I read a story in the New York Times a couple of days ago that really struck me. It was about a librarian dad who read to his daughter for more than 3,200 consecutive nights.
They called their tradition “the streak,” ending it only when she went off to college, where she earned outstanding grades and many accolades for her writing.
What a gift from her dad. Not just the books, of course. No doubt she was a better writer and student for all the exposure to language.
What really touched me was the commitment she and her dad had to each other. When they weren’t in the same city, he called to read to her. When she was in a drama production that ran to 11:45 at night, he saved ten minutes for a story, pulling her off the stage, sending the unequivocal message that family comes first.
This is what family is, I think—finding the thing about each other that only you do, something you love to do together, and not letting the world get in the way of it.
I wish I’d kept an unbroken daily reading streak like this going. Though I do read a lot to the kids and this year have logged more than 1,000 pages so far, what’s more likely to become the longest running streak in our family is something we call Donut Wednesday.
I don’t remember exactly when it started. We didn’t set out to make it a thing. But we’re on our third year of it with no signs of slowing down.
It’s not a noble tradition. It won’t turn my kids into scholars. It’s not even healthy, really.
But I love it so.
I pick up the girls at school and say, “Do you know what day it is?”
Invariably, they do. “IT’S DONUT WEDNESDAY! IT’S DONUT WEDNESDAY!”
We get in the car and drive to the nearest bakery, which is one neighborhood over from ours. It’s an old-fashioned place, humid, scented with yeast and sugar, lined with long glass display cases.
The place reminds me a lot of the bakery my mom took us to when we were little, which has long since been replaced by a high-rise office tower.
The neighborhood bakery has the same scent, the same strange little marzipan vegetables in the display case. The only difference is they don’t give away salted breadsticks like the bakery I once knew, probably because of gluten sensitivities, low-carb diets, and other modern misfortunes.
Each week, the girls spend a good ten minutes each week deciding what they’ll have.
“Don’t touch the glass,” I remind them, completely in vain.
They put their hands on the case and ponder the benefits of the cream-filled Bismarck, the perfect simplicity of the glazed ring, the complexity of the apple fritter, the sheer bulk of the maple bar, the unspeakable evil that is sprinkles.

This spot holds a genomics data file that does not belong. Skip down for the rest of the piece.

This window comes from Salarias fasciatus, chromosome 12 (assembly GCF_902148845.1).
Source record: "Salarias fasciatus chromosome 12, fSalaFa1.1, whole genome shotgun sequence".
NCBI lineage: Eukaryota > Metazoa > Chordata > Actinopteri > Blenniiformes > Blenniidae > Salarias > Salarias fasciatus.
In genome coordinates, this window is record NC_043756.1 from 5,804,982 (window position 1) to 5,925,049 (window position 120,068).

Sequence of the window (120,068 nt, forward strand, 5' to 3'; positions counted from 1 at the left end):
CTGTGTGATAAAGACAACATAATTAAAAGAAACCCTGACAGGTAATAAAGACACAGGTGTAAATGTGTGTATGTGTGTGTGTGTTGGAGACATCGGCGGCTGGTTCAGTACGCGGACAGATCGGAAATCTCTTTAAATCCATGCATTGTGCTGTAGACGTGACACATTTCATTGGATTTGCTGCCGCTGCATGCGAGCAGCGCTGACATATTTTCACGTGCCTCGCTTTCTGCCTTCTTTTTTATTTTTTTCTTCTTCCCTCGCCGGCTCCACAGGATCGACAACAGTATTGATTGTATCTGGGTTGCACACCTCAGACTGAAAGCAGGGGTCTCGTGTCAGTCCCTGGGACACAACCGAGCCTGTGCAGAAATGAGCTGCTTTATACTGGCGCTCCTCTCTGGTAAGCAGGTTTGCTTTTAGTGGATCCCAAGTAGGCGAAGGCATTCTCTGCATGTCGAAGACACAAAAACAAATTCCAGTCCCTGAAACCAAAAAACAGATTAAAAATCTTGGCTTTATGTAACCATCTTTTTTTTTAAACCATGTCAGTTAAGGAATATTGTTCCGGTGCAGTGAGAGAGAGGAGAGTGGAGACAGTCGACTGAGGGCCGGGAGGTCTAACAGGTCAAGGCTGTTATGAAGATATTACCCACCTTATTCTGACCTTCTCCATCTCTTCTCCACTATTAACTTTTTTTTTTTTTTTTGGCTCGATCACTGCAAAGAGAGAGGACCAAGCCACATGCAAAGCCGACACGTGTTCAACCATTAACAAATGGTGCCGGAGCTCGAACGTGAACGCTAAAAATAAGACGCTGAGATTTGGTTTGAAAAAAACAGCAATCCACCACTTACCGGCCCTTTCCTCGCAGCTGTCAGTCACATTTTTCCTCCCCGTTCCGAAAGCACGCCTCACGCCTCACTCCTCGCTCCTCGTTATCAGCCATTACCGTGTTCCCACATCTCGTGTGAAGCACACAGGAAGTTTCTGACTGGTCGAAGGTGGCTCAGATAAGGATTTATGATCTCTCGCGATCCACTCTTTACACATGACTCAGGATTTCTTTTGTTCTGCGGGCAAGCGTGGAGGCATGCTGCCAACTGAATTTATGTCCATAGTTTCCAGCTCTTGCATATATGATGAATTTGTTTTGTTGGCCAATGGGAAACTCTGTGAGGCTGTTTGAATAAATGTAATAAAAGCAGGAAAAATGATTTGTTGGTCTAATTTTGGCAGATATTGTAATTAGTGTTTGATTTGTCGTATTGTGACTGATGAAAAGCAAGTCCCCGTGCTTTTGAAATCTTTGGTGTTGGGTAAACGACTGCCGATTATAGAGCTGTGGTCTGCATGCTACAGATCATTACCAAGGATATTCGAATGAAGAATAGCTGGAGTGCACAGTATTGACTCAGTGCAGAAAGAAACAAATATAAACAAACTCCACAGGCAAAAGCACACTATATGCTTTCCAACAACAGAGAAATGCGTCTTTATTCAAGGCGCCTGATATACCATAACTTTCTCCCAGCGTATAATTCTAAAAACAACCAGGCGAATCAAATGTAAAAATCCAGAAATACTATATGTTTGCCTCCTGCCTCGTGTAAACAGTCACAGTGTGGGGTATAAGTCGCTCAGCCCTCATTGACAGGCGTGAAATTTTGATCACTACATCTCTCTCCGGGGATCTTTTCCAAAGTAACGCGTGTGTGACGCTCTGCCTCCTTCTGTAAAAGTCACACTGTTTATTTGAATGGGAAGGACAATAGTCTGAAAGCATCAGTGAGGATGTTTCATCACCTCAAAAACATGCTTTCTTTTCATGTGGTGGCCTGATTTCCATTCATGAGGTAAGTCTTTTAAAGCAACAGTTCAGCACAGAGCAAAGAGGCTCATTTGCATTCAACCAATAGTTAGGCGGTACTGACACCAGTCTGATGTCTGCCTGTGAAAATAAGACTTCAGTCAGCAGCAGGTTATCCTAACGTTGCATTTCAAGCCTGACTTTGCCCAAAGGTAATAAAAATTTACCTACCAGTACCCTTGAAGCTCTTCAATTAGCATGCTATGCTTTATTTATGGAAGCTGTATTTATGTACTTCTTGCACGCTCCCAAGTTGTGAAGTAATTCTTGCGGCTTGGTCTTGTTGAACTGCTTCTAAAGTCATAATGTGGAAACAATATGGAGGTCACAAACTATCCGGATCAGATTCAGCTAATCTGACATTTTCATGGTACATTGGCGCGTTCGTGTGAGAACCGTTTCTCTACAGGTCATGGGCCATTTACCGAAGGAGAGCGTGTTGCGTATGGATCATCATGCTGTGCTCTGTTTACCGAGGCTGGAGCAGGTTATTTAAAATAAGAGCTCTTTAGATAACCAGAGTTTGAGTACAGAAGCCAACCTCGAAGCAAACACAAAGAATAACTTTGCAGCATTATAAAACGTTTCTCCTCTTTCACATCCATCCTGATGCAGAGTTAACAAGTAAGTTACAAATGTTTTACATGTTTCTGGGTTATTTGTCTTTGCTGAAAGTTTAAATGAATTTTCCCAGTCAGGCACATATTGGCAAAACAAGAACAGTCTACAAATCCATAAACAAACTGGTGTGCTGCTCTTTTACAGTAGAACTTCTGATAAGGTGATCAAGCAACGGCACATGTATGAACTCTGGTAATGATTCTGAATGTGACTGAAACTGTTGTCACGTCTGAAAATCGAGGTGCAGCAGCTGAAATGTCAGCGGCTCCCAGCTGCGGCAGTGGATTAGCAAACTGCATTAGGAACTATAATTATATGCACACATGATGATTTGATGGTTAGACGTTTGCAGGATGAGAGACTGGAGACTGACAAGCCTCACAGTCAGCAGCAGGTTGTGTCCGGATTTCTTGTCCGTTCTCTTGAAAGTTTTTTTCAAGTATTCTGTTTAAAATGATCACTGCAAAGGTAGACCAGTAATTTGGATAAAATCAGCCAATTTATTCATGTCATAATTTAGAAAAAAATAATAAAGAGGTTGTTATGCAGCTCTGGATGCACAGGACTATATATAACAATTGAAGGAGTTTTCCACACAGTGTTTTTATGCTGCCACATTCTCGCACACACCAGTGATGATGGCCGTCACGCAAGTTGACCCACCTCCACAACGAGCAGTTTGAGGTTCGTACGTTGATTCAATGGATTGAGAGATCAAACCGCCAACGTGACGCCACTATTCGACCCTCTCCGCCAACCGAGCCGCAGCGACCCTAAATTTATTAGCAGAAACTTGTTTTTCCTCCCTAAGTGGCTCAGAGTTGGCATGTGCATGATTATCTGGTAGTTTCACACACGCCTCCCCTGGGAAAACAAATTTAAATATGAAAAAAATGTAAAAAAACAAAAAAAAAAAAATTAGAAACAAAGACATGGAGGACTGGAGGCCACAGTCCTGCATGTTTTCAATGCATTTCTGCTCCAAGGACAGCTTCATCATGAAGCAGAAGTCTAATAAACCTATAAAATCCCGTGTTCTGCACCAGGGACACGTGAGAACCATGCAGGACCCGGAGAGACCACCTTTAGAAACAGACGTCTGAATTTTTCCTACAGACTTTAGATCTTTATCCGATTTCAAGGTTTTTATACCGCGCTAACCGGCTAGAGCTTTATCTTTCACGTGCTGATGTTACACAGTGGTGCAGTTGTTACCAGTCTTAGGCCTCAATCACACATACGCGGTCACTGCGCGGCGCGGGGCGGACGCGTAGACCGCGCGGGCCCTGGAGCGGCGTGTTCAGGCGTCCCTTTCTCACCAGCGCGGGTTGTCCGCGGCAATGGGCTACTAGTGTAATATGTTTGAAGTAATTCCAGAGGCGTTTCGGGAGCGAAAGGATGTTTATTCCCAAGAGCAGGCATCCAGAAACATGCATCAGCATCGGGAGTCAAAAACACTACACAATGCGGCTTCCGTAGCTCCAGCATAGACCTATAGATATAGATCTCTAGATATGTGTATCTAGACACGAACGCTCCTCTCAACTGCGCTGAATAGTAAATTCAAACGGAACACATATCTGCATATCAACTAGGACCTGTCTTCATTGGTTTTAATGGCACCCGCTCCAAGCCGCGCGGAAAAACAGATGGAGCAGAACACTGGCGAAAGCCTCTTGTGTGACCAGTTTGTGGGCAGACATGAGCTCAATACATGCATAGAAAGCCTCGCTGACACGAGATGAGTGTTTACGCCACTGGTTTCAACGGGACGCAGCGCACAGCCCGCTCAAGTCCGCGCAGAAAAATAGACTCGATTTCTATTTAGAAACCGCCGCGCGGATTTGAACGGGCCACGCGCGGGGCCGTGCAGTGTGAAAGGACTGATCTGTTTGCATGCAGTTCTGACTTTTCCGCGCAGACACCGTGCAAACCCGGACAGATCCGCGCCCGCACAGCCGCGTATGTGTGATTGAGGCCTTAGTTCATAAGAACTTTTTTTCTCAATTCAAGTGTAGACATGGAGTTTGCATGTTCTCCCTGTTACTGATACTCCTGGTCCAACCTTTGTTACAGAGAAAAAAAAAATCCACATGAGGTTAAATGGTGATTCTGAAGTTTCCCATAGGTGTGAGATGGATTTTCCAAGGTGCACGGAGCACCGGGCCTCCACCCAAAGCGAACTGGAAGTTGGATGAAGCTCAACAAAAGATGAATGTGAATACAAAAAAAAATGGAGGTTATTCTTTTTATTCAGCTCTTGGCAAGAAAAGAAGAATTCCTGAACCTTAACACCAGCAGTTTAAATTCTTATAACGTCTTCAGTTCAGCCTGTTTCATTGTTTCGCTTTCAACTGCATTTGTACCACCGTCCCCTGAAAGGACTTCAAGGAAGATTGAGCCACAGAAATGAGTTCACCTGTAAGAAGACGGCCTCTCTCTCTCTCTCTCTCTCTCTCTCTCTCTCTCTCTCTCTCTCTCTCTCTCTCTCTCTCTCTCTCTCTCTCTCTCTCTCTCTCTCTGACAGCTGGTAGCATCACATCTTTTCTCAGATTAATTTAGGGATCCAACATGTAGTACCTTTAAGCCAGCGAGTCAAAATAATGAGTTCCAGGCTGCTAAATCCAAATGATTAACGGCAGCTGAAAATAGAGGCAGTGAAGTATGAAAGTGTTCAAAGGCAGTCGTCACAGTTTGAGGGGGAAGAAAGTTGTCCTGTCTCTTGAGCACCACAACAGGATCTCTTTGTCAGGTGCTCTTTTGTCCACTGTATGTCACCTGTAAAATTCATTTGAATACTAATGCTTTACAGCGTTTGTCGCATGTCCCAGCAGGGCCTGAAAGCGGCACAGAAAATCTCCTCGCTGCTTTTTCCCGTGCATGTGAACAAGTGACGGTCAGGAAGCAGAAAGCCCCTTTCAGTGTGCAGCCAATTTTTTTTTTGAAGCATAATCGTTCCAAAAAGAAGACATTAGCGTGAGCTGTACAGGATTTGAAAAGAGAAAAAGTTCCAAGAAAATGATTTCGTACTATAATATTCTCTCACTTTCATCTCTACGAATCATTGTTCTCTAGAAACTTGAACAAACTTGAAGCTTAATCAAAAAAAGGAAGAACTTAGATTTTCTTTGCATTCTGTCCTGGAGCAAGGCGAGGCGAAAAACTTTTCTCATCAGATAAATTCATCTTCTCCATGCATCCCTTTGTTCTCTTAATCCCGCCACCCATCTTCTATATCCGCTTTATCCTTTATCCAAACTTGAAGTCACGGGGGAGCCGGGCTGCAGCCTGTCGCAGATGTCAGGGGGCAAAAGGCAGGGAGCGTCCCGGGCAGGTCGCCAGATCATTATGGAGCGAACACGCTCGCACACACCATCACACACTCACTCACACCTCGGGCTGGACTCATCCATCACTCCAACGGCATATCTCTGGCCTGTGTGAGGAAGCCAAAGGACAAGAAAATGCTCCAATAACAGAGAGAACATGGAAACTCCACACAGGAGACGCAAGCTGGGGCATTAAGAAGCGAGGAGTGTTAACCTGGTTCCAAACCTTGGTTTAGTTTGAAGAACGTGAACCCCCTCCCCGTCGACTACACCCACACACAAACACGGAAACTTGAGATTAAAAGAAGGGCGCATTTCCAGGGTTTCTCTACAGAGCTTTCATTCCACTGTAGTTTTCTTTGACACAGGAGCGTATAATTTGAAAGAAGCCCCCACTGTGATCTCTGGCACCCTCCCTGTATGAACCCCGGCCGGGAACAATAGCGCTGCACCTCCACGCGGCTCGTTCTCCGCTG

Sometimes, they venture beyond the donuts and consider the cookies, the brownies, the cupcakes, and even the meringue cups that look much better than they taste. They stop and ogle the wedding cakes, making me guess which one they’re going to get when they grow up.
It always surprises me how hard they think about this donut decision.
We do get them every Wednesday, after all. If one week’s choice disappoints, there’s always next week. But this is part of the charm of kids. These little things really do matter. The routine is not the routine. For them, savoring these little moments—making them matter—is the secret to happiness.
There was one Wednesday we did not go out for donuts, now that I think about it. That Wednesday, I foolishly scheduled an appointment elsewhere.
“Guess what today is?” I said when I picked them up.
“Donut Wednesday!” they said.
“Close,” I said. “It’s another D-word.”
They looked at me blankly.
“It’s Dentist Appointment Wednesday!” I said.
I thought this would be funny. Turns out, it wasn’t. Lucy suggested Double Donut Thursday as a replacement, and who was I to argue with that logic?
Ten years from now, when Lucy is in college, we will have had, by my calculations, nearly 700 donut Wednesdays, assuming we’ll still be able to work them around the kids’ after-school plays and sports practices and the like.
It’ll call for flexibility on my part. I do not doubt my kids’ commitment to the donut, though. Not for a second.
And I know that no matter what, the smell of yeast and sugar will transport me from my own childhood, through theirs, and onward. What a sweet, sweet ride.
Martha is mom to Lucy and Alice, who are 9 and 6 years old. They live in the Pacific Northwest with daddy Adam and doggy Rosie.